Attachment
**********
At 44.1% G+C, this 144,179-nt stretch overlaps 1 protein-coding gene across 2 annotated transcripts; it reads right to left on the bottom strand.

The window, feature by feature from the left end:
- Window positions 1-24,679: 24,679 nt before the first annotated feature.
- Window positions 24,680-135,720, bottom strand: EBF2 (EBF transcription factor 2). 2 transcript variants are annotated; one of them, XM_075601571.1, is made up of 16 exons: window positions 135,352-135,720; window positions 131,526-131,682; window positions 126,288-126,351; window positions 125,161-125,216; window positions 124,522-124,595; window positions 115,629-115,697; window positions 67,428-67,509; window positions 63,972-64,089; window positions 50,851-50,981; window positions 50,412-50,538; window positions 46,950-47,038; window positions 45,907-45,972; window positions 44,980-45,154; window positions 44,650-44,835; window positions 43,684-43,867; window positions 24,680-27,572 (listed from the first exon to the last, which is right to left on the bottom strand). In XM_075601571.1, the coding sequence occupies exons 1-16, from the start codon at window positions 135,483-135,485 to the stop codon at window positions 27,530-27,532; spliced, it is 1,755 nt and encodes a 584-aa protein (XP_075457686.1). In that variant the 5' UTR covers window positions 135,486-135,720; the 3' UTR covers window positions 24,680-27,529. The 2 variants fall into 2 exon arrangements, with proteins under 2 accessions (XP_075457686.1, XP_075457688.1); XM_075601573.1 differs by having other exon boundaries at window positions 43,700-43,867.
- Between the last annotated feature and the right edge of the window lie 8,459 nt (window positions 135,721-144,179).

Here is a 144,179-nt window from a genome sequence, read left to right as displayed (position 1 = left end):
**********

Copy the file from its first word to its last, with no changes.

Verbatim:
At 44.1% G+C, this 144,179-nt stretch overlaps 1 protein-coding gene across 2 annotated transcripts; it reads right to left on the bottom strand.

The window, feature by feature from the left end:
- Window positions 1-24,679: 24,679 nt before the first annotated feature.
- Window positions 24,680-135,720, bottom strand: EBF2 (EBF transcription factor 2). 2 transcript variants are annotated; one of them, XM_075601571.1, is made up of 16 exons: window positions 135,352-135,720; window positions 131,526-131,682; window positions 126,288-126,351; window positions 125,161-125,216; window positions 124,522-124,595; window positions 115,629-115,697; window positions 67,428-67,509; window positions 63,972-64,089; window positions 50,851-50,981; window positions 50,412-50,538; window positions 46,950-47,038; window positions 45,907-45,972; window positions 44,980-45,154; window positions 44,650-44,835; window positions 43,684-43,867; window positions 24,680-27,572 (listed from the first exon to the last, which is right to left on the bottom strand). In XM_075601571.1, the coding sequence occupies exons 1-16, from the start codon at window positions 135,483-135,485 to the stop codon at window positions 27,530-27,532; spliced, it is 1,755 nt and encodes a 584-aa protein (XP_075457686.1). In that variant the 5' UTR covers window positions 135,486-135,720; the 3' UTR covers window positions 24,680-27,529. The 2 variants fall into 2 exon arrangements, with proteins under 2 accessions (XP_075457686.1, XP_075457688.1); XM_075601573.1 differs by having other exon boundaries at window positions 43,700-43,867.
- Between the last annotated feature and the right edge of the window lie 8,459 nt (window positions 135,721-144,179).

Here is a 144,179-nt window from a genome sequence, read left to right as displayed (position 1 = left end):